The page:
Cannellini Bean Dip
1 c. dried cannellini beans
1 lemon, juiced and zested
2 shallots, minced
2 cloves of garlic, minced
2-3 tbsp. balsamic vinegar
the leaves from one full sprig of rosemary
salt and pepper
5 tbsp. olive oil
Rinse the dried beans and sort out any hard, disfigured, or discolored ones. Cover with water and let them soak overnight.
The next day, drain and rinse the soaked beans then cover them with water in a pot. Do not add salt yet. Bring to a boil and let them cook for about an hour, until soft. Drain and let cool a bit.
In a food processor, combine all the ingredients but the olive oil and begin to pulse. Drizzle in the olive oil until desired consistency. Adjust seasonings to taste.
I served with garlic-rubbed, oven-toasted baguette slices.
I could eat avocados everyday. Often, I do. I grew up with an avocado tree in the back yard in the San Fernando Valley, so avocados and I go way back. And in California, they’re easy to come by. Here in Chicago, they’re easy to ignore. They’re hardly ever at all enticing at the supermarket, where they’re either rock solid and weeks from ripening or so over-ripe that they’d smoosh by just looking in their direction. But a ripe one–a somewhat firm globe that gives just slightly to the touch–that’s a thing of beauty. A ripe one is so buttery and creamy, and, with just a little salt, will start to sing sweet love songs to your taste buds. The Barry White of fruit, if you will.
Avocados have gotten a bad rap. They have the good fat, friends. And they are full of 20 essential nutrients, and are good for your heart and cholesterol. If I still lived in California, you know I’d be going to Avocado Fest to celebrate these beauties.
According to Wikipedia, avocados may be an evolutionary anachronism, adapted for an ecological relationship with a now extinct animal (probably the giant ground sloth! or gomphothere). There are no existing animals large enough to eat them whole and pass the seed through their digestive system. If this is true, then the avocado occupies a similar niche to the mango of Asia.
Which brings us to avocado-mango salsa. This is eating pleasure on all fronts: creamy, sweet, spicy, tart. And it’s really easy to throw together. I’ve served it on fish tacos and also just with tortilla chips. I bet you have a few summer picnics left in you, and the manna of the giant ground sloth would no doubt be a big hit!
1 mango, peeled and diced into 1/2-inch chunks
2 avocados, peeled and diced into 1/2-inch chunks
2 garlic cloves, finely diced
salt and pepper
Mix all the ingredients in a bowl. Adjust seasonings to taste.
For my birthday this year, I received a lovely package in the mail containing Zingerman’s Guide to Better Bacon, a book completely devoted to the history, use, and love of bacon. Since then, I’ve been inspired–(downright possessed)–by bacon. Celeste and I have been exchanging bacon tchotchkes on our birthdays for awhile now, but this one really got me to thinking. So on Saturday, I invited a few friends over to eat, drink, and contemplate bacon. The conclusion: bacon is delicious.
I think bacon really gets people’s engines going because it beautifully marries the savory and sweet. You can whip it into a smoky, smoldering frenzy, or you can coax out its sweeter side. Mention bacon to any meat eater and, nine times out of ten, you’ll get declarations of rhapsodic devotion to it. It’s satisfying, versatile, and popping up all over the place lately–vodka, chocolate bars, donuts. Zingerman calls it the olive oil of America in his book, which I completely disagree with (that would be butter, ahem). But it truly, truly is an American culinary icon.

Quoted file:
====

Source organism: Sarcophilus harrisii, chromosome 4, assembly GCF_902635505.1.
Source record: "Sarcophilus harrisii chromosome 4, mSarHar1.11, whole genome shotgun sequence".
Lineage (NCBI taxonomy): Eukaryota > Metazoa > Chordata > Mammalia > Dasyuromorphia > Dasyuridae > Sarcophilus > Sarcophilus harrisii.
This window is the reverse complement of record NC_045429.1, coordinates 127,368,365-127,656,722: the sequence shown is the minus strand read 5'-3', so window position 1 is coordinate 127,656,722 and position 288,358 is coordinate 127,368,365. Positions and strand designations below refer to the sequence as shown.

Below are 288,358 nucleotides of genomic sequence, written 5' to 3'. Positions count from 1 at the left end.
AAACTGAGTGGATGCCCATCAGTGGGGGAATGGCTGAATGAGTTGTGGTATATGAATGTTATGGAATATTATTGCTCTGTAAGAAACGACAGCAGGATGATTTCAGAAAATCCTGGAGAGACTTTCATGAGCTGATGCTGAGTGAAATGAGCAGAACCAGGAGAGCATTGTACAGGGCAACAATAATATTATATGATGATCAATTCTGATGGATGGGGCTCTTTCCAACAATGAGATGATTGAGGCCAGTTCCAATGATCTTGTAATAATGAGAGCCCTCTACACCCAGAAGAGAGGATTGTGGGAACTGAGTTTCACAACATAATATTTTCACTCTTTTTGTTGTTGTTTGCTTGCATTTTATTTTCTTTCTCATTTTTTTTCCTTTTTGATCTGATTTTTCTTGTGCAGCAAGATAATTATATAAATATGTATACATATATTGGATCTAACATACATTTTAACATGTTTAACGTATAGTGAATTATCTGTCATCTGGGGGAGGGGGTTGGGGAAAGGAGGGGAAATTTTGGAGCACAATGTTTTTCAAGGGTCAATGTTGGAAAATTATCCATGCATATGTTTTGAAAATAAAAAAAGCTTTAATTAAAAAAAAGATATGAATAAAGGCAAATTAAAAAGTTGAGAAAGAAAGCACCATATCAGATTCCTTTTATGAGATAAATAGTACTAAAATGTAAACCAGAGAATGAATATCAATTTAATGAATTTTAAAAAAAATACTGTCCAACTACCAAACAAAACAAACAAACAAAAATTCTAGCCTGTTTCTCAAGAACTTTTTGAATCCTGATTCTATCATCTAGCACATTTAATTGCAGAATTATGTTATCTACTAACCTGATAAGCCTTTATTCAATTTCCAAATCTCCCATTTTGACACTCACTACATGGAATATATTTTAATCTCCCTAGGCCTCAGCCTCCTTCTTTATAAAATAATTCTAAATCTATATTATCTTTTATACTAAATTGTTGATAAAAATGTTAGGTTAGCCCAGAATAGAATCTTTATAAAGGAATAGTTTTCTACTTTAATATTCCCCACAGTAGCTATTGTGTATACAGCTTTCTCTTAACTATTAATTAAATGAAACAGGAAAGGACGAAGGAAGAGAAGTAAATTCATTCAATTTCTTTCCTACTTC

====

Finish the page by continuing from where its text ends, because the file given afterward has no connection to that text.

American–or “streaky”–bacon is typically a dry-cured cut of pork belly. British bacon is taken from the back of the pig. I went American all the way (it was 4th of July weekend). The first recipe I decided on was this Chipotle Bacon Jam I found at the Homesick Texan blog. (Thank you, Homesick Texan!) As soon as I came across this, I knew it would be my first course. Below is what happens when you take a pound of bacon and let it simmer in a spicy bath until it becomes a smoky, chorizo-like spread of velvet.
Homesick Texan’s Chipotle Bacon Jam
1 pound of bacon
4 cloves of garlic, minced
1 sliver of onion (I used more–about half an onion)
1–4 chipotles in adobo (I used 2)
2 tsps. adobo sauce from the chipotle can
2 tsps. ancho chile powder
1/2 tsp. allspice
1/2 tsp. ground Mexican hot chocolate
1 c. brewed coffee
1/4 c. apple cider vinegar
black pepper to taste
Cook the bacon until the fat is rendered, but not too crisp. Cut cooked bacon into two-inch-sized pieces. Pour out all but one tbsp. bacon fat.
On medium heat, cook the onion and garlic in the bacon fat for a few minutes. Add the cooked bacon, spices, vinegar, and coffee. Simmer on low for two hours, stirring occasionally. If it starts to get dry, add 1/4 cup of water at a time. I found that I needed to do this ever 20 minutes or so.
After two hours, place bacon jam into a food processor and pulse for two or three seconds until it has a nice, chunky consistency.
I served it with Fuji apple slices, crostini, smoked gouda, and caramelized onions.
From the Ultimate Bacon Resource:
Top 10 Bacon Quotes from Homer Simpson
- “(Lisa) “I’m going to become a vegetarian” (Homer) “Does that mean you’re not going to eat any pork?” “Yes” “Bacon?” “Yes Dad” Ham?” “Dad all those meats come from the same animal” “Right Lisa, some wonderful, magical animal!””
- “Porkchops and bacon, my two favorite animals.”
- “When you’re in my house you shall do as I do and believe who I believe in. So Bart butter your bacon.”
- “Is it Bacon Day?”
- “Mmmm. Move over, eggs. Bacon just got a new best friend – fudge.”
- “Not again! First you took away my Philly Fudgesteak. And then my Bacon Balls. Then my Whatchamachicken. You monster!”
- Homer: I’ll have the smiley face breakfast special. Uhh, but could you add a bacon nose? Plus bacon hair, bacon mustache, five o’clock shadow made of bacon bits and a bacon body.
Waitress: How about I just shove a pig down your throat?
(Homer looks excited)
Waitress: I was kidding.
Homer: Fine, but the bacon man lives in a bacon house!
Waitress: No he doesn’t!
- “[strained] You know that feeling you get when a thousand knives of fire are stabbing you in the heart? I’m having that right now…[normal] Ooh, bacon!”
- “Mmm … bacon”
- “Mmm … unexplained bacon”